J. Phys. Colloques
Volume 43, Numéro C4, Décembre 1982
International Conference on Martensitic Transformations
Page(s) C4-461 - C4-466
International Conference on Martensitic Transformations

J. Phys. Colloques 43 (1982) C4-461-C4-466

DOI: 10.1051/jphyscol:1982471


M. Kajatkari, K. Ullakko et J. Pietikäinen

Helsinki University of Technology, Laboratory of Engineering Materials, Espoo, Finland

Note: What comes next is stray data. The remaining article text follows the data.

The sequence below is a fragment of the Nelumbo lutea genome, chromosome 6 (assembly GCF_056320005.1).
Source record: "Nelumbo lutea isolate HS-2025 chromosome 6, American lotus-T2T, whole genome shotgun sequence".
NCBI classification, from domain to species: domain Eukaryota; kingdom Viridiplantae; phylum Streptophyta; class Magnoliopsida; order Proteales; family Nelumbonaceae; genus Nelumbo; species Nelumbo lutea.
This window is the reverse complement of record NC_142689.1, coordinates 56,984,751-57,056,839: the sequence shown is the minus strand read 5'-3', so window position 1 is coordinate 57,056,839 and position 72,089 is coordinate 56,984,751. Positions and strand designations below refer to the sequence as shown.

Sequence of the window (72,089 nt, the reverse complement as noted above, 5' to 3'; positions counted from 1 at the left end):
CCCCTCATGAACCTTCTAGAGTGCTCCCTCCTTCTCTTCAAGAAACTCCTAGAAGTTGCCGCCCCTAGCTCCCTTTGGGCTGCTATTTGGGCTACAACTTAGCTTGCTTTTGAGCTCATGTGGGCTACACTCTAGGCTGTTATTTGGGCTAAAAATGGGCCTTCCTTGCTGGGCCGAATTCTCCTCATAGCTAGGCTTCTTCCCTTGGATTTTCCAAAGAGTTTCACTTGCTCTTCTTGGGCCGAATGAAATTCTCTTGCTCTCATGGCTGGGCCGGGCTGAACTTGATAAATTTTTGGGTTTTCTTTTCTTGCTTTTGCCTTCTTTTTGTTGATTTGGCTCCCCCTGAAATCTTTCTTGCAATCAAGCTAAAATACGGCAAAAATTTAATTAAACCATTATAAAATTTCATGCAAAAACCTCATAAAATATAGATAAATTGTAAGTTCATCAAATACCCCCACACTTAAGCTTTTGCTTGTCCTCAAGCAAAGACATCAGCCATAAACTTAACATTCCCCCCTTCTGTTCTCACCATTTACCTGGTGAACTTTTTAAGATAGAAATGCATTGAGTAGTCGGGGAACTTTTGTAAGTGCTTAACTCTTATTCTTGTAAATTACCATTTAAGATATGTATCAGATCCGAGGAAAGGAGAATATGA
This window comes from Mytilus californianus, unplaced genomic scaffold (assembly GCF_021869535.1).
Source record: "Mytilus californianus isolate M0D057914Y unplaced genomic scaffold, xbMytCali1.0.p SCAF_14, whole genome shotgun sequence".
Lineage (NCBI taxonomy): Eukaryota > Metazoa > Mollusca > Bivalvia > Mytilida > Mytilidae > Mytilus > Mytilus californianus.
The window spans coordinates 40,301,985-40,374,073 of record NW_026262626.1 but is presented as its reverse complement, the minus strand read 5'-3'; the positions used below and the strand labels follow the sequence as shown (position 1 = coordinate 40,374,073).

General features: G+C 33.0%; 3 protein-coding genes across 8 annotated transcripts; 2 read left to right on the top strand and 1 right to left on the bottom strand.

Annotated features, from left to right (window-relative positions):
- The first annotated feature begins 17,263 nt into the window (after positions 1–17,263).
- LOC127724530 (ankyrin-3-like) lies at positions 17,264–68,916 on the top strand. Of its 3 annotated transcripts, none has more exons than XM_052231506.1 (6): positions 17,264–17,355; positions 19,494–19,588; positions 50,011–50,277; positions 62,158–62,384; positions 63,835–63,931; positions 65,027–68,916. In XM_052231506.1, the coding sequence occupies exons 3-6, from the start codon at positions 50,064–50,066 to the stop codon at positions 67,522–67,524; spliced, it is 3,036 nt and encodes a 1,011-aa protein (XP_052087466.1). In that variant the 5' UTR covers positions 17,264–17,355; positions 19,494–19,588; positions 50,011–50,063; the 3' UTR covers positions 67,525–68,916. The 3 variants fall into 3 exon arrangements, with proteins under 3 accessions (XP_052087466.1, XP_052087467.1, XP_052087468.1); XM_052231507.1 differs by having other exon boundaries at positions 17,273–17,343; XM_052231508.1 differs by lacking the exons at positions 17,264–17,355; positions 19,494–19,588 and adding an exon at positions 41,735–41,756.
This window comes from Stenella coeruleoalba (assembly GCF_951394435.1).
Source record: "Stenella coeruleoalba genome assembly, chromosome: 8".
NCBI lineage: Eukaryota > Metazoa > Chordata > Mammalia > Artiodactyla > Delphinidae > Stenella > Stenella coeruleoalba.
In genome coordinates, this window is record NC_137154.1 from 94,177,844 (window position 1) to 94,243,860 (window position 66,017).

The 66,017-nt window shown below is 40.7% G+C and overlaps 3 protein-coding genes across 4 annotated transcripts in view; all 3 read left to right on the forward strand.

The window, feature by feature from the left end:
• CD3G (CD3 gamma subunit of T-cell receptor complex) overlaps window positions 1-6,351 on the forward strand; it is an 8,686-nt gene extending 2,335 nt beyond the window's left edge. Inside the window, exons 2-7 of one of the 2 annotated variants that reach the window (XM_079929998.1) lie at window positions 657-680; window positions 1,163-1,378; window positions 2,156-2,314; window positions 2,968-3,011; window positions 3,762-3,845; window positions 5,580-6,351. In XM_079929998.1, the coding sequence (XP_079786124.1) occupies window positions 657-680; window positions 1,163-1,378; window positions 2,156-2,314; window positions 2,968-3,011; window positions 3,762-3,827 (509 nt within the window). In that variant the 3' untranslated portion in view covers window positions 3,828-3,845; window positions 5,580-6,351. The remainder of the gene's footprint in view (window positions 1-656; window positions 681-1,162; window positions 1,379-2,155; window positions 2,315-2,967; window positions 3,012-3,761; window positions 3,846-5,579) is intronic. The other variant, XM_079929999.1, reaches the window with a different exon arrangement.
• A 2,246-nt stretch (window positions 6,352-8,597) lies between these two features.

Virgin and aged martensites were studied by dilatometry and Fe57 Mössbauer spectroscopy. Dilatometric measurements were made between -80°C and +100°C with one high carbon manganese steel and three nickel steels with subzero Ms - temperatures. For nickel steels it was found that the aging curves, the change of length vs. log(t), were linear at temperatures below +40°C, but at higher aging temperatures the curves were found to consist of two linear parts. The changing of the slopes occurred at shorter times the higher was the aging temperature. In case of the manganese steel the aging curves were not linear at any temperature. Some proposals concerning clustering and precipitation processes are made. The Mössbauer spectra were measured at liquid nitrogen temperature by transmission method. A new fitting model was developed based on the utilization of Fe-Ni reference spectra. The fitting function consists of a great number of these patterns corresponding to every possible neighbour configuration of the iron atom up to the third neighbour shell. Each pattern is modified by the changes in hyperfine interactions due to the carbon atoms. In virgin martensite the carbon atoms could be explained to be distributed apart from each other rather than randomly and to cluster during the aging. The present fitting model of Mössbauer spectra produces explicit values for carbon contents and the fractions of the cluster phases. Carbon contents well correspond to the structures, which are expected to be found according to the aging temperature. From the fitting results the volume changes of the martensite during the aging were calculated. The volume changes were compared with the values measured by dilatometry. Agreement was promising.